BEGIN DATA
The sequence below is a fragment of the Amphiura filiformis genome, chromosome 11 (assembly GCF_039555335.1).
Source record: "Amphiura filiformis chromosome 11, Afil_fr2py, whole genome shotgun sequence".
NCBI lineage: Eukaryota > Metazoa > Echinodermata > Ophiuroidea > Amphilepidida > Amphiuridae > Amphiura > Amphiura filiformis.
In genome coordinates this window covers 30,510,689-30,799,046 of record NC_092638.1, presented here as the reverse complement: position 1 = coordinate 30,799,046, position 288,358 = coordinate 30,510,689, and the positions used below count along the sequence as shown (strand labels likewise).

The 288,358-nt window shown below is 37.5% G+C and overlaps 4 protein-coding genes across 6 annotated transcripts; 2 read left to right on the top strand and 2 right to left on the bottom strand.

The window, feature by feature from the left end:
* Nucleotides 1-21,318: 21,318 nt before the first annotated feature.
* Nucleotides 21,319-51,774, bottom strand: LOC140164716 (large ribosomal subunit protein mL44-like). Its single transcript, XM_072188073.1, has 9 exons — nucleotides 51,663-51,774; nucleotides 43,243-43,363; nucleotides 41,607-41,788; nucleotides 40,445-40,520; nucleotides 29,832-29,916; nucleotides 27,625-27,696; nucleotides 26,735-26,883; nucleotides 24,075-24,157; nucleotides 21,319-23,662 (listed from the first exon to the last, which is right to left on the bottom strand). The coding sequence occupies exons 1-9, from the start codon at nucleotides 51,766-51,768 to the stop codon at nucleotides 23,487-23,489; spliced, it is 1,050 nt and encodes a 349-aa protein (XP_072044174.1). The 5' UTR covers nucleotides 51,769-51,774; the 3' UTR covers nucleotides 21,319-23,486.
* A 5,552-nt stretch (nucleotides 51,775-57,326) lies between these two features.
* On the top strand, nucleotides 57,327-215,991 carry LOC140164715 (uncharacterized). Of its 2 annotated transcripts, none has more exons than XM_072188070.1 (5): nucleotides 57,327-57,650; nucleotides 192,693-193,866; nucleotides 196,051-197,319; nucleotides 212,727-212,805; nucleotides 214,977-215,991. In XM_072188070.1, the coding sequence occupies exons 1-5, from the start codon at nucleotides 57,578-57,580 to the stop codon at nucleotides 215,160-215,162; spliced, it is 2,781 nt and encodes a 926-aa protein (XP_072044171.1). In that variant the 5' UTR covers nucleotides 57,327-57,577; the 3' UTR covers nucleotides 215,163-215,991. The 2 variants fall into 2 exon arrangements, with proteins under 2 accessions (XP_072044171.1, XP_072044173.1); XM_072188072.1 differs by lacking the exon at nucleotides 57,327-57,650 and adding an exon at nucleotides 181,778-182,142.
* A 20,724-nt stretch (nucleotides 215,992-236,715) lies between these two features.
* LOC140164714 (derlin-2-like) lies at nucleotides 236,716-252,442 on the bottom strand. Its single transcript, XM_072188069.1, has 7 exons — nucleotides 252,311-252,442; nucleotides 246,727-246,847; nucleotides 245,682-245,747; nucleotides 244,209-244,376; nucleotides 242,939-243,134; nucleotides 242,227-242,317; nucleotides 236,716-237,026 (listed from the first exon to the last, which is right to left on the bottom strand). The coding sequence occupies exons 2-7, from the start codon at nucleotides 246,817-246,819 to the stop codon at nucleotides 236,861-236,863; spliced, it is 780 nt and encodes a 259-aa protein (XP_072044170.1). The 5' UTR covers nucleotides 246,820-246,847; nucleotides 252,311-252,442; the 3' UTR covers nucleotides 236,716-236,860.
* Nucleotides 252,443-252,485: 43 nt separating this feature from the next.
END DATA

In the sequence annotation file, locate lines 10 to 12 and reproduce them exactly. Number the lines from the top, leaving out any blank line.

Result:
* On the top strand, nucleotides 57,327-215,991 carry LOC140164715 (uncharacterized). Of its 2 annotated transcripts, none has more exons than XM_072188070.1 (5): nucleotides 57,327-57,650; nucleotides 192,693-193,866; nucleotides 196,051-197,319; nucleotides 212,727-212,805; nucleotides 214,977-215,991. In XM_072188070.1, the coding sequence occupies exons 1-5, from the start codon at nucleotides 57,578-57,580 to the stop codon at nucleotides 215,160-215,162; spliced, it is 2,781 nt and encodes a 926-aa protein (XP_072044171.1). In that variant the 5' UTR covers nucleotides 57,327-57,577; the 3' UTR covers nucleotides 215,163-215,991. The 2 variants fall into 2 exon arrangements, with proteins under 2 accessions (XP_072044171.1, XP_072044173.1); XM_072188072.1 differs by lacking the exon at nucleotides 57,327-57,650 and adding an exon at nucleotides 181,778-182,142.
* A 20,724-nt stretch (nucleotides 215,992-236,715) lies between these two features.
* LOC140164714 (derlin-2-like) lies at nucleotides 236,716-252,442 on the bottom strand. Its single transcript, XM_072188069.1, has 7 exons — nucleotides 252,311-252,442; nucleotides 246,727-246,847; nucleotides 245,682-245,747; nucleotides 244,209-244,376; nucleotides 242,939-243,134; nucleotides 242,227-242,317; nucleotides 236,716-237,026 (listed from the first exon to the last, which is right to left on the bottom strand). The coding sequence occupies exons 2-7, from the start codon at nucleotides 246,817-246,819 to the stop codon at nucleotides 236,861-236,863; spliced, it is 780 nt and encodes a 259-aa protein (XP_072044170.1). The 5' UTR covers nucleotides 246,820-246,847; nucleotides 252,311-252,442; the 3' UTR covers nucleotides 236,716-236,860.